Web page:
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Wednesday, October 22, 2014

ScienceDaily: Top Technology News

ScienceDaily: Top Technology News

NASA Webb's heart survives deep freeze test

Posted: 21 Oct 2014 06:07 PM PDT

After 116 days of being subjected to extremely frigid temperatures like that in space, the heart of the James Webb Space Telescope, the Integrated Science Instrument Module and its sensitive instruments, emerged unscathed from the thermal vacuum chamber at NASA's Goddard Space Flight Center in Greenbelt, Maryland.

New feather findings get scientists in a flap

Posted: 21 Oct 2014 06:06 PM PDT

Scientists have revealed that feather shafts are made of a multi-layered fibrous composite material, much like carbon fiber, which allows the feather to bend and twist to cope with the stresses of flight. Since their appearance over 150 million years ago, feather shafts (rachises) have evolved to be some of the lightest, strongest and most fatigue resistant natural structures.

Special microscope captures defects in nanotubes

Posted: 21 Oct 2014 01:22 PM PDT

Chemists have devised a way to see the internal structures of electronic waves trapped in carbon nanotubes by external electrostatic charges. Carbon nanotubes have been touted as exceptional materials with unique properties that allow for extremely efficient charge and energy transport, with the potential to open the way for new, more efficient types of electronic and photovoltaic devices. However, these traps, or defects, in ultra-thin nanotubes can compromise their effectiveness.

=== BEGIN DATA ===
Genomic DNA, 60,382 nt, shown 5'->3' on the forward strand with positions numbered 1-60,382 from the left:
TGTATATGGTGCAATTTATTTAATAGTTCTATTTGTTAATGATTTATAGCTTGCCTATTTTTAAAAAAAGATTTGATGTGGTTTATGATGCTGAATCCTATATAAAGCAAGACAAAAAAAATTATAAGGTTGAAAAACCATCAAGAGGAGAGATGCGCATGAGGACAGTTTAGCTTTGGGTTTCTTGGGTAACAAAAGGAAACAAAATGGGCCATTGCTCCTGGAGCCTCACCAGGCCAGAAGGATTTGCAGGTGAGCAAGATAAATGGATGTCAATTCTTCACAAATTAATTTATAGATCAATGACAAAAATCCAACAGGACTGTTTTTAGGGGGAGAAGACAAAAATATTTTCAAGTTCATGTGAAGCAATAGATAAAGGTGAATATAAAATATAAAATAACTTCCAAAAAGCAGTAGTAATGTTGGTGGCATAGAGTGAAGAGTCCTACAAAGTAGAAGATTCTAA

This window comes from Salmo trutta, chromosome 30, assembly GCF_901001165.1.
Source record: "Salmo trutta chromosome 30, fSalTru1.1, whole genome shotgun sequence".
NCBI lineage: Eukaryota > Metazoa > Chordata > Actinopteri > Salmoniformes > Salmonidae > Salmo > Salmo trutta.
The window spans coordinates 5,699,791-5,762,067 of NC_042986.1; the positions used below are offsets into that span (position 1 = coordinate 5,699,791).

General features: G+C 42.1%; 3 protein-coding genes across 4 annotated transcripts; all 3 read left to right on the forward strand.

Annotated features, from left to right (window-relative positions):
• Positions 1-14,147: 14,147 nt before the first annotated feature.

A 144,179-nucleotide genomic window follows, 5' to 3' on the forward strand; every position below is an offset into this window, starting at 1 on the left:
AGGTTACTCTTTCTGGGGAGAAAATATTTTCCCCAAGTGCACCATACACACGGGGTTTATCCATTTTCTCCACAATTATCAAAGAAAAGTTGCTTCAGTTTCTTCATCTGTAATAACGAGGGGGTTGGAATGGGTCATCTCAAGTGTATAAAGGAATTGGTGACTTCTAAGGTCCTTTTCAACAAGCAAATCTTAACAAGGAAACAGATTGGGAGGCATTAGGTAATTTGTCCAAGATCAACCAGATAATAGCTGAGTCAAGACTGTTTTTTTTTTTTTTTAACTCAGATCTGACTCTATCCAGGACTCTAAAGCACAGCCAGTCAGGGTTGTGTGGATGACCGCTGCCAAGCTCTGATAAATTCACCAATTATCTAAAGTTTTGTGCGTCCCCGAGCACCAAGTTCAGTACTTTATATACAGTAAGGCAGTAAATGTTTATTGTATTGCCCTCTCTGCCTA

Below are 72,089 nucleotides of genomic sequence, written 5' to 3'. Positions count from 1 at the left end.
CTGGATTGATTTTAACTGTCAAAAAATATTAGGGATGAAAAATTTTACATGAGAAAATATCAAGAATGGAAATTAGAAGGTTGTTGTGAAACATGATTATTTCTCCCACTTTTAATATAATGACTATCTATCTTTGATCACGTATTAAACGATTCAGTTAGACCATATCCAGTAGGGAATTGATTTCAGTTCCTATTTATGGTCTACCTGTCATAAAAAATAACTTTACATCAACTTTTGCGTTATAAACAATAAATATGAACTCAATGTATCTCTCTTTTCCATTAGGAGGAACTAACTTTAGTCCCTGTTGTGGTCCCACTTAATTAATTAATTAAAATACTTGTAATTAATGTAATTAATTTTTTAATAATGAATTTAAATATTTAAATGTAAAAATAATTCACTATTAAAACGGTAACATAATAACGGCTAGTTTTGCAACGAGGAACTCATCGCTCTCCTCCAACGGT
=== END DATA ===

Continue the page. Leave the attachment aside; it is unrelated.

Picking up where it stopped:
Diet for your DNA: Novel nutrition plan sparks debate around data protection

Posted: 21 Oct 2014 01:21 PM PDT

Personalized nutrition based on an individual's genotype - nutrigenomics - could have a major impact on reducing lifestyle-linked diseases such as obesity, heart disease and Type II diabetes, experts say. However, a study of more than 9,000 volunteers reveals that strict regulations need to be put in place before nutrigenomics becomes publicly acceptable due to people's fears around personal data protection.

Scientists disprove theory that reconstructed boron surface is metallic

Posted: 21 Oct 2014 11:53 AM PDT

Scientific inquiry is a hit and miss proposition, subject to constant checking and rechecking. Recently, a new class of materials was discovered called topological insulators—nonmetallic materials with a metallic surface capable of conducting electrons. The effect, based on relativity theory, exists only in special materials -— those with heavy elements —- and has the potential to revolutionize electronics.

Immersed in violence: How 3-D gaming affects video game players

Posted: 21 Oct 2014 11:53 AM PDT

Playing violent video games in 3-D makes everything seem more real – and that may have troubling consequences for players, a new study reveals. Researchers found that people who played violent video games in 3-D showed more evidence of anger afterward than did people who played using traditional 2-D systems -- even those with large screens.